Architectural Process vs. Architectural Framework, spotting the difference.

Recently I was asked to define my architectural process; at the time I answered that I used a TOGAF 9 process in the execution of my work.

After thinking on it, I came to the realisation that there is a distinct difference between an architectural process and an architectural framework, and that I, like many had gotten the two confused

An IT Architectural Process is how one approaches the process of IT Architecture, I define architecture as a high fidelity risk management process that transforms the ideas the IT Architect generates into solutions for the problem under consideration.

As in the building industry, the work of an architect can be done by another party, but the highest quality results with the least hassle, usually result from contracting a professional, experienced architect to run the process of producing the conceptual designs down to the construction documents.

An IT Architectural Framework establishes a common practice for creating, interpreting, analysing and using architecture descriptions within a particular domain of application or stakeholder community (Wikipedia).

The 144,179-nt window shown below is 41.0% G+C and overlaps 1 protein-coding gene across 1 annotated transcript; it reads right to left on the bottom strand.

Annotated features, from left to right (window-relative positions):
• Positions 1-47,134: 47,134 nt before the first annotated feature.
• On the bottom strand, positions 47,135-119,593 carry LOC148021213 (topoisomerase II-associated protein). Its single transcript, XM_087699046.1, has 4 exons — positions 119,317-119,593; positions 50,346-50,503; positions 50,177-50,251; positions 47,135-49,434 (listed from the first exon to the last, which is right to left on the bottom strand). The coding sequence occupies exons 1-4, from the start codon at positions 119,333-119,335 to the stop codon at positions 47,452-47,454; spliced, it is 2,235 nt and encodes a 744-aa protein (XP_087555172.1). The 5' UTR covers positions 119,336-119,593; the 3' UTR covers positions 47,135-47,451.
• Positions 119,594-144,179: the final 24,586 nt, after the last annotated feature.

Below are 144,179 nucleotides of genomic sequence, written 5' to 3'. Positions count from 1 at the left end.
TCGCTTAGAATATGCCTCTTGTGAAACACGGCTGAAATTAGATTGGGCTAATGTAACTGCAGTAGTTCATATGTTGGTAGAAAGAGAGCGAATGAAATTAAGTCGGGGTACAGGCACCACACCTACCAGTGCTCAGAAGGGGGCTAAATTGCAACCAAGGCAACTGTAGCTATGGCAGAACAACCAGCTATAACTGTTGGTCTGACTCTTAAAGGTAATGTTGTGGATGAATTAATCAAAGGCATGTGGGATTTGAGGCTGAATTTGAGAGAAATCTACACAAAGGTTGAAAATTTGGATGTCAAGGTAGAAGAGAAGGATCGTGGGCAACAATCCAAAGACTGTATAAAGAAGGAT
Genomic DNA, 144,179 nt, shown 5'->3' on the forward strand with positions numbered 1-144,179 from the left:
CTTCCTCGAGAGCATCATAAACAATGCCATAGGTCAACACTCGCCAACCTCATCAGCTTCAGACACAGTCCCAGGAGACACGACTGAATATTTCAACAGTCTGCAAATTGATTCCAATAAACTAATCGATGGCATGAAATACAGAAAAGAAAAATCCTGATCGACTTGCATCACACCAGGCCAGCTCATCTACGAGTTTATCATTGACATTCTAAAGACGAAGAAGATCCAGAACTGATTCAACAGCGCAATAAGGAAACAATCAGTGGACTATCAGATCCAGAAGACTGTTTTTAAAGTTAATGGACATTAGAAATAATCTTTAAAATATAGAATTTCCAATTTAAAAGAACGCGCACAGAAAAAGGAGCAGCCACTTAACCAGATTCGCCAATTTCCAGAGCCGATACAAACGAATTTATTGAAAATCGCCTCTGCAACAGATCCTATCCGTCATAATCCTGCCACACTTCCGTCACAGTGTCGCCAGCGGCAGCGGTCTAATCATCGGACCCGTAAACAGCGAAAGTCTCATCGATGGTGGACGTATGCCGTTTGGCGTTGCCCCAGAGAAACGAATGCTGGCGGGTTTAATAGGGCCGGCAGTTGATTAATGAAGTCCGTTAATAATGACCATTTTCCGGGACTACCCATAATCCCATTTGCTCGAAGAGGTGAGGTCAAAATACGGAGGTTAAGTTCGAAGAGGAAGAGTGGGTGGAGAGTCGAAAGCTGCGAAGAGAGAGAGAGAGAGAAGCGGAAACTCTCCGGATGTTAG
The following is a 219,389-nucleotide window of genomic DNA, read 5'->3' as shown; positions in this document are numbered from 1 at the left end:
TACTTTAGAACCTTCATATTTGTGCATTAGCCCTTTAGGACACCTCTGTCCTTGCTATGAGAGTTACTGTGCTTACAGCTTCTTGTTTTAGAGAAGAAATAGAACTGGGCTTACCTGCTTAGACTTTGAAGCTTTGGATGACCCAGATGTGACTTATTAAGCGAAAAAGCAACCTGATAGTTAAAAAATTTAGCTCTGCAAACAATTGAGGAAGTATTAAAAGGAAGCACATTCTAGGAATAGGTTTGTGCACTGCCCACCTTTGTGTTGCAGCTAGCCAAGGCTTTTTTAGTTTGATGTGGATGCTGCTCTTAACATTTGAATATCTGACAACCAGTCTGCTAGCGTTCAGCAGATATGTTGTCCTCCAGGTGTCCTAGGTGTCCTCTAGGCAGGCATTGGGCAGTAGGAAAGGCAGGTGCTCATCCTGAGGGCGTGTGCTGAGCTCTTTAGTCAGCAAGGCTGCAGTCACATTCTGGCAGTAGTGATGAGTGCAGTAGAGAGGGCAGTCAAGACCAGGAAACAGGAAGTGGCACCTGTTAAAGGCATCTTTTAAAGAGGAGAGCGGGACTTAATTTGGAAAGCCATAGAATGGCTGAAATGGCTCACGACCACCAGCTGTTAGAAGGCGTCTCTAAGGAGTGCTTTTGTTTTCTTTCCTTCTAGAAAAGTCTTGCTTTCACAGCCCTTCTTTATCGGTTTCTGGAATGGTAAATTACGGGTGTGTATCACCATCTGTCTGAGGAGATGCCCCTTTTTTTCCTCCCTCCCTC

Summary

An IT Architect should be able to articulate the process they use in order to deliver value, but how often do we pause and take stock of our personal architectural process, and how it relates to the bigger picture of Enterprise Architecture and architectural frameworks such as TOGAF and Zachman?

Process = What, Framework = How

The architectural framework defines what documents and designs get produced when, and what the format of those designs should be.

For example, you may be required to produce an Architecture Design Document using a particular template, or produce your designs using a particular modelling language such as UML or ArchiMate.

An experienced IT Architect should be able to run their personal architectural process within any architectural framework, as the architectural process defines what needs to happen, and the architectural framework defines how these things need to be done.

Over time an IT Architect will find that with exposure to multiple architectural frameworks they will begin to incorporate best practices from many different architectural frameworks into their personal architectural process.

An architectural process is built up through about a decade of experience of solving problems and producing designs, the process may be sped up if the IT Architect can find good mentors to learn from.

IT Architectural Process - Quick Guide